Ian Happ

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Ian Edward Happ

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Biographical Information[edit]

Outfielder Ian Happ was selected by the Chicago Cubs in the first round of the 2015 amateur draft with the ninth overall pick. He soon signed for a $3 million bonus and made his pro debut with the Eugene Emeralds on June 19th. He split that season between Eugene and the South Bend Cubs. In 67 games, he hit .259 with 9 homers and 33 RBIs, also scoring 50 runs. In 2016, he played 134 games between the Class A Myrtle Beach Pelicans and the AA Tennessee Smokies, hitting .279/.365/.445 with 30 doubles and 15 homers, scoring 72 runs and driving in 73.

He headed into the 2017 season as the Cubs' top prospect, although it was unlikely that he could break into the line-up for the defending World Champions. He therefore started the season in AAA with the Iowa Cubs, hitting .298 with 9 homers in 26 games. He was called up on May 13th when Jason Heyward went on the disabled list. He started in right field, hitting second against the St. Louis Cardinals and going 1 for 3 with a homer and a walk, scoring once and driving in two runs in a 5-3 loss. The homer was off Carlos Martinez in the 7th. He added another homer in a 9-5 win over the Cincinnati Reds three days later. He started hot but then slumped a bit, going through a 4-for-32 stretch, until on June 4th, he had the multiple-homer game of his career, going deep twice and driving in four runs against Michael Wacha of the Cardinals in a 7-6 Cubs win. By then, with Heyward back from the DL, manager Joe Maddon had moved him to centerfield, and he was batting in the lead-off slot, replacing the struggling Kyle Schwarber. He ended up playing 115 games and hitting .253 with 24 homers and 68 RBIs. On defence, he played all three outfield spots and second base and it was as a second baseman that he was voted to the 2017 Topps All-Star Rookie Team. In the postseason, he went 0 for 3 in 2 games in the Division Series, and 1 for 4 in the NLCS as the Cubs were eliminated by the Los Angeles Dodgers in 5 games.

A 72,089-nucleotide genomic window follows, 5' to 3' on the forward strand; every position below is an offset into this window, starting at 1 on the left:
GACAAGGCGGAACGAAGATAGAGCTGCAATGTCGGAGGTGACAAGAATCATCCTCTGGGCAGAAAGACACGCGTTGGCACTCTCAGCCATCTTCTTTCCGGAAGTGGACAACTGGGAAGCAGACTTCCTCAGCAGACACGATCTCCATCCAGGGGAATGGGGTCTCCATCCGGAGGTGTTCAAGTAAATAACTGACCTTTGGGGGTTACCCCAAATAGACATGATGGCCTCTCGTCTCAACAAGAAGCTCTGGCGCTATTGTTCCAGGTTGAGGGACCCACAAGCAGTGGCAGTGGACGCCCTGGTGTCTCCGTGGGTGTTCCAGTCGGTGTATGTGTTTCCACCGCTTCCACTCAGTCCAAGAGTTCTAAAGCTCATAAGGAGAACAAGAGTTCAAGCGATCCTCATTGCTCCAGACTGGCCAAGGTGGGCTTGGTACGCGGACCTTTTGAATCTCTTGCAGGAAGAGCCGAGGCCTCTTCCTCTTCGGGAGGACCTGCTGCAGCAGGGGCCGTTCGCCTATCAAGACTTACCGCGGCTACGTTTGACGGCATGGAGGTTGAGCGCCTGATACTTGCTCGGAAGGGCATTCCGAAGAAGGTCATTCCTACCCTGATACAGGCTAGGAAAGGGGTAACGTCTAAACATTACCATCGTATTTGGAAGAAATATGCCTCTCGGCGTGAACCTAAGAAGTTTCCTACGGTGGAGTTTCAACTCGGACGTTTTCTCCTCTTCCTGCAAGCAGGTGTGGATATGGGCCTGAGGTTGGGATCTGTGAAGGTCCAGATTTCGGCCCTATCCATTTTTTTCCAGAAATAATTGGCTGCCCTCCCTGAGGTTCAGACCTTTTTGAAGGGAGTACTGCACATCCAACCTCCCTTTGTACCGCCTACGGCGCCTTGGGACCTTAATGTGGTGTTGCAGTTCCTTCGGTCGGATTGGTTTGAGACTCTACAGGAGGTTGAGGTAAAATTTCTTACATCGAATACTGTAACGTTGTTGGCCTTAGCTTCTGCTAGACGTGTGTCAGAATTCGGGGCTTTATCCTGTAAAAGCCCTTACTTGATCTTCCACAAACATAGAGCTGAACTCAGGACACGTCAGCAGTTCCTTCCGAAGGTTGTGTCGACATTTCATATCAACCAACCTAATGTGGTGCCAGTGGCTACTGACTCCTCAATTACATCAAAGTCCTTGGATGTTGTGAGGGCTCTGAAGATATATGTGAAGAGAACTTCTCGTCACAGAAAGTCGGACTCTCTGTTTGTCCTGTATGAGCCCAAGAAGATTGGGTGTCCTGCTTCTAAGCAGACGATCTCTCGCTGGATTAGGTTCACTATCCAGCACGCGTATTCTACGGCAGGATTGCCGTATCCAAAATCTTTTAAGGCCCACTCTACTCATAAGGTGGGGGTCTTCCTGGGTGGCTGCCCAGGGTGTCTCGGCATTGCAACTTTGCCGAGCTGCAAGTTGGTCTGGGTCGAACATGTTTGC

There was still some question in spring training in 2018 about what his exact role would be, although it was clear he was going to be on the roster and would see plenty of action. As it were, he opened the year as the Cubs' leadoff hitter on Opening Day, March 29th, facing the Miami Marlins as the Cubs' center fielder. It was the first of 15 games scheduled that day, and he promptly homered on the first pitch of the ballgame - and of the major league season - off Jose Urena, sending the Cubs on their way to an 8-4 win. In spite of that good beginning, he was in a slump the first few weeks of the year and was hitting just .204 on April 19th, with just 2 doubles and 2 homers in 14 games, but he began to improve after that. On May 19th, he homered in both games of a doubleheader against the Cincinnati Reds; the second of these long balls, off Sal Romano in the 4th inning of a 10-0 win in the nitecap, was the 14,000th homer in Cubs history. He finished the season at .233 in 142 games with 15 homers and 44 RBIs. He played all three outfield positions, also seeing time at third base when Kris Bryant was injured. However, he did not start the Wild Card Game against the Colorado Rockies on October 2nd, coming in as a pinch-hitter for P Jon Lester to lead off the bottom of the 6th with the Cubs trailing, 1-0. He drew a walk against Kyle Freeland and went to second on a one-out single by Bryant, but the inning ended when the next batter, Anthony Rizzo, grounded into a double play.

Happ again seemed certain to make the Cubs out of spring training in 2019 and most observers thought he would displace an aging Ben Zobrist as the team's most-used second baseman, but he had an awful camp, hitting just .135. The Cubs decided to option him to AAA so that he could get regular playing time in order to find his hitting stroke.

Notable Achievements[edit]

Further Reading[edit]

  • Jay Cohen (Associated Press): "Happ preparing for key role with Cubs", USA Today Sports, March 1, 2018. [1]
  • Carrie Muskat: "Like fine wine, Happ savors his playing time", mlb.com, March 14, 2018. [2]

Related Sites[edit]